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Part 2: Theoretical Intakes of Modern-Day Paleo Diets

Comparison With Dietary Reference Intakes and MyPlate Meal Plans

Karlsen, Micaela C. PhD, MSPH; Livingston, Kara A. MPH; Agoulnik, Dasha MS, RDN; Miki, Akari BSc; Lichtenstein, Alice H. DSc; Gilhooly, Cheryl H. PhD, MPH, RD; Folta, Sara C. PhD; Economos, Christina D. PhD, MS; McKeown, Nicola M. PhD

Author Information
doi: 10.1097/NT.0000000000000490


Public health recommendations continue to emphasize the importance of overall dietary patterns that support nutrition adequacy and reduce the risk of chronic disease.1 Between 2015 and 2018, approximately 17% of adults reported following a special diet, ranging from weight loss diets to low-carbohydrate diets or diets for diabetes management.2 The popularity of fad diets changes as new diets3 emerge in the public domain. Currently, a small segment (<4%) of the population reports following a low-carbohydrate (Paleo-type diet) or Paleo diet.2 The Paleo diet focuses on naturally raised meat and fish, vegetables, and fruits while avoiding dairy products and grains.4 It also aims to minimize or exclude processed foods but typically does not avoid processed fat and oils.4 Although interest and research on the Paleo diet has increased in the past decade,5 few well-controlled randomized trials exist, and the effects of long-term adherence to a Paleo dietary pattern are unknown.4 Our corresponding work published in the last edition6 details the history of the Paleo diet, noting the inconsistent definitions of the modern-day Paleo diet and the large variation in macronutrient and dietary fiber intake across studies. Thus, evaluating the potential health effects of the diet or making recommendations regarding the healthfulness of this diet is challenging.7 Since the first contemporary Paleo diet book was published in 2002 by Dr Cordain, The Paleo Diet: Lose Weight and Get Healthy by Eating the Food You Were Designed to Eat,8 a variety of recipes and meal planning tools have become widely accessible on the web for individuals who choose to follow a modern-day Paleo dietary pattern.9–11 However, it is unknown how these promoted recipes and meal plans translate into usual nutrient intakes or the nutritional adequacy of adherence to a Paleo dietary pattern. To our knowledge, the nutrient composition of recipes and meal plans from popular Paleo books or online resources and the resulting theoretical nutrient intakes have not been assessed.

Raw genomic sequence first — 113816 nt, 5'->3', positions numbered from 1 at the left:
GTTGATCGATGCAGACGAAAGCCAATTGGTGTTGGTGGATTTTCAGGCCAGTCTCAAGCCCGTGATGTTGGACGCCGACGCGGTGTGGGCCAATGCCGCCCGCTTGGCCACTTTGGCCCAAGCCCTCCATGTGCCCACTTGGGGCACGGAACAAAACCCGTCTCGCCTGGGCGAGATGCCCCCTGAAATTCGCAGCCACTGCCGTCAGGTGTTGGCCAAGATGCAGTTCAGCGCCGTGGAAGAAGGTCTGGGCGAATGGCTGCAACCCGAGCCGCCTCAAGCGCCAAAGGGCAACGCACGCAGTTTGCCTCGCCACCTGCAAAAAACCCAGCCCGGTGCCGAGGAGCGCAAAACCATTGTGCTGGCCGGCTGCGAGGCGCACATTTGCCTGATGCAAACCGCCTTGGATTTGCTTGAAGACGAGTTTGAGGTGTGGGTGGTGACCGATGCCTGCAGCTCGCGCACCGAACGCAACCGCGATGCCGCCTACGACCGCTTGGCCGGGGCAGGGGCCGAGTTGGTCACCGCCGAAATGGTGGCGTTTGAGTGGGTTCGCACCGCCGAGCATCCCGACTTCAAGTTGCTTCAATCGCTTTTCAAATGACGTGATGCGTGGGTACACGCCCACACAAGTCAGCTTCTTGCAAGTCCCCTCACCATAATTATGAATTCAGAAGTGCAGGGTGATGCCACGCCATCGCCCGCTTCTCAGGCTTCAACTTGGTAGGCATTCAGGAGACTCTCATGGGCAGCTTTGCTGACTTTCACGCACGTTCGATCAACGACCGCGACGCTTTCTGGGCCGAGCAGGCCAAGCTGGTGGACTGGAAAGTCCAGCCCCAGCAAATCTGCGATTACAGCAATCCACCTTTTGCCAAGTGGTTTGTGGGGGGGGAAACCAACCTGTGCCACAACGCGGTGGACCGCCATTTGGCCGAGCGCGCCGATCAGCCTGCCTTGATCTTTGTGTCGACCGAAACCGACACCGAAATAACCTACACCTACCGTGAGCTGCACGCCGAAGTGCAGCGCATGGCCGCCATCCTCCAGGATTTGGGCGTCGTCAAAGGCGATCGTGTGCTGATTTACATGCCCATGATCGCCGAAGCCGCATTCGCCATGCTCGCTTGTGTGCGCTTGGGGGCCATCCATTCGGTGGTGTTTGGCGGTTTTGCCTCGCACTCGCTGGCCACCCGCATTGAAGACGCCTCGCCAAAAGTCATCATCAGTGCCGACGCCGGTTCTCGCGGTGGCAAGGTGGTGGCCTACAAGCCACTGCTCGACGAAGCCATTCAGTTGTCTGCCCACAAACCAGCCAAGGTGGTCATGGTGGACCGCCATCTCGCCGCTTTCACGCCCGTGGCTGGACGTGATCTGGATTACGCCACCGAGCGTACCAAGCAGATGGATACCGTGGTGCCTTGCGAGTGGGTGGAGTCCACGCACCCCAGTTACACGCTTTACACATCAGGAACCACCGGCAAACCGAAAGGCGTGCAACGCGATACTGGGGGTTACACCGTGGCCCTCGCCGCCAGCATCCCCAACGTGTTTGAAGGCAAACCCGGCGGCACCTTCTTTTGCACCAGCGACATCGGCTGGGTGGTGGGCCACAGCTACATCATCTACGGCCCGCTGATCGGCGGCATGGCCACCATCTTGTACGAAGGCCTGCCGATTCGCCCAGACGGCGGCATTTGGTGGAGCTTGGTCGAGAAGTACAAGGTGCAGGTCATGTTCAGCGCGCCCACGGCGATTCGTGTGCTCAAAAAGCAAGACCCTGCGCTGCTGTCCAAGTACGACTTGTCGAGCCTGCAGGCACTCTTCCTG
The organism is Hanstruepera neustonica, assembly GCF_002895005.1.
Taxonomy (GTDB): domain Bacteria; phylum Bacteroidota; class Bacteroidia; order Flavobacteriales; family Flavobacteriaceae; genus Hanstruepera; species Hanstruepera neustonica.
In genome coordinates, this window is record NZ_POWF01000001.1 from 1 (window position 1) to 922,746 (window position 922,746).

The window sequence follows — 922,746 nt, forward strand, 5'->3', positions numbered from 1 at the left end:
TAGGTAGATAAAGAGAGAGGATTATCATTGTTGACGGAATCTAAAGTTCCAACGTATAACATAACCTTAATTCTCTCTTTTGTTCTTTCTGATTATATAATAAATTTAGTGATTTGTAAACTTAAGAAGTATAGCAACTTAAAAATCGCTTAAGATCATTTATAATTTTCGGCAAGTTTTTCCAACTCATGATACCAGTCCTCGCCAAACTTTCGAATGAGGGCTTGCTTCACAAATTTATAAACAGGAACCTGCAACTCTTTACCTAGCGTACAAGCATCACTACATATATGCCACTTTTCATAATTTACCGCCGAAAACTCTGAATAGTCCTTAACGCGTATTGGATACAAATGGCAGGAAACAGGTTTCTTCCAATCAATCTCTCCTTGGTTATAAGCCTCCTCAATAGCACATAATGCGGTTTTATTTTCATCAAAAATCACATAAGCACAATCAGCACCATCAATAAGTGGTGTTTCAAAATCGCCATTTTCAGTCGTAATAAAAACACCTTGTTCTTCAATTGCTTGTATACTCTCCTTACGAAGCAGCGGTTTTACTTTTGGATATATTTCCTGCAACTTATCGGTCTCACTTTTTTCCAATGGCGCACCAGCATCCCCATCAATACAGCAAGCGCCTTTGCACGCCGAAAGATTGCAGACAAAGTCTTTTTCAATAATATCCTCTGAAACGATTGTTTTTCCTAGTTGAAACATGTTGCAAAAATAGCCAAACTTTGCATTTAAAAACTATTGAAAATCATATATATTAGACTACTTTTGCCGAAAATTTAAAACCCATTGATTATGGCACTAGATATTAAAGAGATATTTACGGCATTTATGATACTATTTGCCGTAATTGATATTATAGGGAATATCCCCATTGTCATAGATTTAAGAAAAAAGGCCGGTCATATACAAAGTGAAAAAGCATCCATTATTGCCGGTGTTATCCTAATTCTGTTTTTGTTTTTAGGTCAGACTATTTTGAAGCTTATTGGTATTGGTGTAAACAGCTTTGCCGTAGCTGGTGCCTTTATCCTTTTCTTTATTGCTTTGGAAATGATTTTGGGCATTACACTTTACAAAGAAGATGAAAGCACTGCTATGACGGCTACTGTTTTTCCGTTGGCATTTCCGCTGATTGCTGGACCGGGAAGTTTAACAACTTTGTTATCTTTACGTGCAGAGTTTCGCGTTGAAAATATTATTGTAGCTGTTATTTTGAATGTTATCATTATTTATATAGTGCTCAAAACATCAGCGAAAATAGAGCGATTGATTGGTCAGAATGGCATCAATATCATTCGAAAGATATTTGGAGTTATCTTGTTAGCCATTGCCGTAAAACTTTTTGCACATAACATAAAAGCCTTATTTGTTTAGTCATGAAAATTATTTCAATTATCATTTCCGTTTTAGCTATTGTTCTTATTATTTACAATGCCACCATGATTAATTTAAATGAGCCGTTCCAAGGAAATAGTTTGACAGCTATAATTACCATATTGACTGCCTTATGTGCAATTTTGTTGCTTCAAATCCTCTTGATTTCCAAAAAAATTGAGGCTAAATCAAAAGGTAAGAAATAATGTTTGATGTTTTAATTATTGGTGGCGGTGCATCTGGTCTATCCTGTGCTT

Our objective was to assess the relative dietary quality of theoretical, modern-day Paleo meal plans in comparison to US nutrition guidance. In this analysis, we compared food and nutrient levels of theoretical intakes to the Dietary Reference Intakes (DRIs) and MyPlate meal plans based on 30 days of suggested meal plan data.


Sources of Theoretical Paleo Diet Information

Respondents in the Adhering to Dietary Approaches for Personal Taste Feasibility Survey reported their sources of diet and nutrition information for their respective diets.12 The Adhering to Dietary Approaches for Personal Taste Feasibility Survey was a brief online survey targeted at self-identified popular diet followers. The survey was conducted over 8 weeks, from July 14 to September 14, 2015. A total of 13 787 participants consented to enroll. After identifying their usual diet from a multiple-choice question, a follow-up, free-text question was presented that asked participants to report their sources of cooking and nutrition information (books and websites) for their diet, as previously described.13 Study participants were able to report 1 or more sources. In response to this question, 925 participants (16%) who had identified as following a Paleo diet provided information on sources of dietary information. We restricted our analysis to a random sample of 200 self-identified followers of the Paleo diet.